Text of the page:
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Louisiana has a rich culture and history, as well as one of the most unique forms of government among the 50 states because of the influence of French, Spanish, and German codes of law rather than English common law. Louisiana has been home to a top-two open primary (also called a “Jungle Primary” or “nonpartisan blanket primary”) since 1975 for state elections, and 1978 for federal elections (other than presidential), though its primary has faced many challenges, changes, and controversies in recent years. In 1997 the Supreme Court ruled Louisiana’s election system in violation of federal law, but it kept the open primary by moving its date to November and the date of the runoff to December. In 2006, Louisiana’s legislature and governor returned congressional primaries to a closed primary system, but then in 2010, it reverted back to the top-two open primary under a system nearly identical to Washington’s open primary, which was upheld by the Supreme Court in 2008.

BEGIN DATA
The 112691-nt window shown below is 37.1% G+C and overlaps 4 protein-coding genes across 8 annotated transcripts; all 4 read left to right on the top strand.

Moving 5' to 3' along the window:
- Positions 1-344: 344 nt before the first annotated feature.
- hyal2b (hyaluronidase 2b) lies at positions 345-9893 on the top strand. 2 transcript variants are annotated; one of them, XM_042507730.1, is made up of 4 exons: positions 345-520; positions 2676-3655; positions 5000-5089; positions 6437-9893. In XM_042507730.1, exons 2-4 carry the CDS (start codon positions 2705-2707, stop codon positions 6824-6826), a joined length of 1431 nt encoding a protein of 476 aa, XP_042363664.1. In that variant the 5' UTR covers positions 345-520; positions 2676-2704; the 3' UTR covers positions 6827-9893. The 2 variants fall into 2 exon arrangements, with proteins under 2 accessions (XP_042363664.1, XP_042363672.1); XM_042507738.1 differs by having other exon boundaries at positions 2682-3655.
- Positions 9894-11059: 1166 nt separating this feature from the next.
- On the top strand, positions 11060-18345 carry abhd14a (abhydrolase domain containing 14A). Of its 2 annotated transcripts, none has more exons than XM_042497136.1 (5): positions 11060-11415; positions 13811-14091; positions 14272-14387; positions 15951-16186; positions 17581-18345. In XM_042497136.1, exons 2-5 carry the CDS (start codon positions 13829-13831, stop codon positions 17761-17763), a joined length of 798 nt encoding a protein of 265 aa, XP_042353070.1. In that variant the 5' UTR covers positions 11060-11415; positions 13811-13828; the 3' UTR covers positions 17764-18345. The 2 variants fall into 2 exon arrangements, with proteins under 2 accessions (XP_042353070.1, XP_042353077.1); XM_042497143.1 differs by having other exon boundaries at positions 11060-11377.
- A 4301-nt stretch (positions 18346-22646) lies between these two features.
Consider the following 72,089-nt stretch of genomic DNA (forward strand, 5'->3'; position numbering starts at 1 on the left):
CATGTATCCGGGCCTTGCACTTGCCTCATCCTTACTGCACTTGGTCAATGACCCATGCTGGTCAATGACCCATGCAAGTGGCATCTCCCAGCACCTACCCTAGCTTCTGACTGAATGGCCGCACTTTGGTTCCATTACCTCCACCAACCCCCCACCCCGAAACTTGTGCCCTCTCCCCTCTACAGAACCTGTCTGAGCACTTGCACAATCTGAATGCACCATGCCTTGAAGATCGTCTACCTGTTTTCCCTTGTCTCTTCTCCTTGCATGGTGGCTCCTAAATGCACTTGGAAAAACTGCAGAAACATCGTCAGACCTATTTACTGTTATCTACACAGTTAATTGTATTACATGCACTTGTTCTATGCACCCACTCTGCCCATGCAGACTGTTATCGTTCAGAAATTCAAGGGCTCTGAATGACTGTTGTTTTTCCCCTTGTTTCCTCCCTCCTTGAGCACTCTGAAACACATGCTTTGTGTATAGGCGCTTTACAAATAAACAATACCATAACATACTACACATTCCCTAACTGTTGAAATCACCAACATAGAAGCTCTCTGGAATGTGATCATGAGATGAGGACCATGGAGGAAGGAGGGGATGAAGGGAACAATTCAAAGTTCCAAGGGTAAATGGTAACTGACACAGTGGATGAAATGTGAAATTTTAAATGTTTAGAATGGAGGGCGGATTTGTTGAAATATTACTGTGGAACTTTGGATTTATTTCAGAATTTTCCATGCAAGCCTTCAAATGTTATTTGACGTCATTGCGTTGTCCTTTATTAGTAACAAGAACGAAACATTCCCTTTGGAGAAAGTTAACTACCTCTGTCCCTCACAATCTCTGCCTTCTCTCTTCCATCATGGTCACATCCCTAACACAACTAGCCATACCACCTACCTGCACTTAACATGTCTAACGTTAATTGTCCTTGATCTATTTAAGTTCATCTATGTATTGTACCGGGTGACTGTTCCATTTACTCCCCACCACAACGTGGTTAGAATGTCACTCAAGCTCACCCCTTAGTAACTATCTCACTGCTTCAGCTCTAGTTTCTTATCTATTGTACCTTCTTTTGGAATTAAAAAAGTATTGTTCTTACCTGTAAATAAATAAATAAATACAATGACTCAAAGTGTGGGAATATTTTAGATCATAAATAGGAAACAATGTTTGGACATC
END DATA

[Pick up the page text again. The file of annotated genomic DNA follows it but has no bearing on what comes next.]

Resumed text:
Because of the focus on the lawsuit – as fueled by the Massachusetts situation – overlooked has been what has been happening at the State level in terms of the Ron Paul delegate count over the last two weeks.
In terms of bizarre twists, last week, a lawsuit was filed in United States District Court for the Central District of California. The Paul campaign is keeping its distance for good reason – it is a very flawed suit.
Given the lack of media coverage devoted to third party and Independent candidates, a large portion of the electorate may not even realize there are alternatives on the ballot.